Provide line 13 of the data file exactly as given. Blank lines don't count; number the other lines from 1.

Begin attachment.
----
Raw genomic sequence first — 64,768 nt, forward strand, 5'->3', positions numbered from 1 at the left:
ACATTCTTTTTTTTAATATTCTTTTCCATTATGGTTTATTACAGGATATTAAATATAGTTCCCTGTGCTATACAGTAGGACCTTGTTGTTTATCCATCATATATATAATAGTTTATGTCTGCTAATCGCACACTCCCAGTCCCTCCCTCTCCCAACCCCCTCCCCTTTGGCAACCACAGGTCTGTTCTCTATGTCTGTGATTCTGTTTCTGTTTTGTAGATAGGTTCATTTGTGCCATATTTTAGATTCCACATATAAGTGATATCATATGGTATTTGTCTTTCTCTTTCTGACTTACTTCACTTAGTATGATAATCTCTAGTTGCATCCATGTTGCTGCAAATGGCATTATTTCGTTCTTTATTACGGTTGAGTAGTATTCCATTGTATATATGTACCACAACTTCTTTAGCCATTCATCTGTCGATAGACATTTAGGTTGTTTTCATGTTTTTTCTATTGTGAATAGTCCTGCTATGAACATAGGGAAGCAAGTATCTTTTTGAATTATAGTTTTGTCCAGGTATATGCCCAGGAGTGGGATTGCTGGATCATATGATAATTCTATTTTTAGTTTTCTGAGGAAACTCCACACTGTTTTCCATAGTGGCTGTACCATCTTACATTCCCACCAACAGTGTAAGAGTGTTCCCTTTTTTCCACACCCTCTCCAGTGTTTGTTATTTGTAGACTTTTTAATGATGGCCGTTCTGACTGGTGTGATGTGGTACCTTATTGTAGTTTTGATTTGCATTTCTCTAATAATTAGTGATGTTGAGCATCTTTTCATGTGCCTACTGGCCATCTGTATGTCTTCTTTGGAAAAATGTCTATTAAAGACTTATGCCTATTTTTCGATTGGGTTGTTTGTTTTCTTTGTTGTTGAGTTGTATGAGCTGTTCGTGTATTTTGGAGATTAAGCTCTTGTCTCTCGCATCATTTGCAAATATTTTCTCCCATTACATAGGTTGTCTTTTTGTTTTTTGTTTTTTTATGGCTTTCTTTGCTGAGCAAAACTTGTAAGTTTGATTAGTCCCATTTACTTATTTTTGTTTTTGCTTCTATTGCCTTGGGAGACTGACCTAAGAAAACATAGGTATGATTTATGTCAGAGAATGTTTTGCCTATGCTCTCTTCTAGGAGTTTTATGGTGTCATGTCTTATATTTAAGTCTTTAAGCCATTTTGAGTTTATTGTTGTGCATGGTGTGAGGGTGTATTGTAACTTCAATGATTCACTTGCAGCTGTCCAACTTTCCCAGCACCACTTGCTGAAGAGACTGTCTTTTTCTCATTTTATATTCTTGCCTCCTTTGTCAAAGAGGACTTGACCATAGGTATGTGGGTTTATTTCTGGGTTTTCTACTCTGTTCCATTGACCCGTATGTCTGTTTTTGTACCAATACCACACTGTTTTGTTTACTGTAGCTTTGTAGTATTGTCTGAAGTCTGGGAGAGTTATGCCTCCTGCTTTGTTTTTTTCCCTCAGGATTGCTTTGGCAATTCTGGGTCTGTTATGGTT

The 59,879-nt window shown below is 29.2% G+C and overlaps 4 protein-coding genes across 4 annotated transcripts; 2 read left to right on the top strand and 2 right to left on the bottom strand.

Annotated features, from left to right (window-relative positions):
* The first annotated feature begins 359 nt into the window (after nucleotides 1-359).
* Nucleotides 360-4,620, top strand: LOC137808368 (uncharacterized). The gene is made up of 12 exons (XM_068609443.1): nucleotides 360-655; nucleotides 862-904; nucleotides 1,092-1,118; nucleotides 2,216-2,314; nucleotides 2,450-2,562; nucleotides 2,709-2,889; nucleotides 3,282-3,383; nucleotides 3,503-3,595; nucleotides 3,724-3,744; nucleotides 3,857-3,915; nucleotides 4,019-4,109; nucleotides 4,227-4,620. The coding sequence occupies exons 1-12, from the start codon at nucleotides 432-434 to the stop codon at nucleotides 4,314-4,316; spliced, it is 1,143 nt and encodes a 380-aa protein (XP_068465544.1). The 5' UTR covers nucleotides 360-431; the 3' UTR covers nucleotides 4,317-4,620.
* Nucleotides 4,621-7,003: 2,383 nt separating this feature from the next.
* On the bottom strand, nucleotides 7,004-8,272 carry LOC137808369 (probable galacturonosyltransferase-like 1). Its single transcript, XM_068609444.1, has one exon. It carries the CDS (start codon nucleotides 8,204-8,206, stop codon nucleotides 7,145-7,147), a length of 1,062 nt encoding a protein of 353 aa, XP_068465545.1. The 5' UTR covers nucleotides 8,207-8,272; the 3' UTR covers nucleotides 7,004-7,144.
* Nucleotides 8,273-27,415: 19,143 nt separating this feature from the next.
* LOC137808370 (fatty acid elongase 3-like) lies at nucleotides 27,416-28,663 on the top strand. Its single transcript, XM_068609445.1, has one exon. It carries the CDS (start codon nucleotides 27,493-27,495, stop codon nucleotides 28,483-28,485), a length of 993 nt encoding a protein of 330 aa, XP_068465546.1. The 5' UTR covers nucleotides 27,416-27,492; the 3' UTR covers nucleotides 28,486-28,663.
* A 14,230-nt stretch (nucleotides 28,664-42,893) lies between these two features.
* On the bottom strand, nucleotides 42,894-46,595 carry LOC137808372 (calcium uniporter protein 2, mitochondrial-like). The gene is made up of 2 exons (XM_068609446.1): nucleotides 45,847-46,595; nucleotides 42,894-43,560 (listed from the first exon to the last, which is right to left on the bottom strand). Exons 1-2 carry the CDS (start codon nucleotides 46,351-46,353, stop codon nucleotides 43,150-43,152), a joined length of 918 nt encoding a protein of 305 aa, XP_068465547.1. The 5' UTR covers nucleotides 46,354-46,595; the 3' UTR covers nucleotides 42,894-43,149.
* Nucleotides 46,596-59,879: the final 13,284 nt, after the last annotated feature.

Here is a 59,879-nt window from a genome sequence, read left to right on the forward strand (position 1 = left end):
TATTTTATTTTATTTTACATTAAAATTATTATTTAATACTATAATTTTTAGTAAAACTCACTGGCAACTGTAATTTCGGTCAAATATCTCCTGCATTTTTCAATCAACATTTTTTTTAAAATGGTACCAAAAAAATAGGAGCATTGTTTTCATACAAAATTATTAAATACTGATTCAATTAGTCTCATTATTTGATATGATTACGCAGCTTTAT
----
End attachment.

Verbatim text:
* Nucleotides 46,596-59,879: the final 13,284 nt, after the last annotated feature.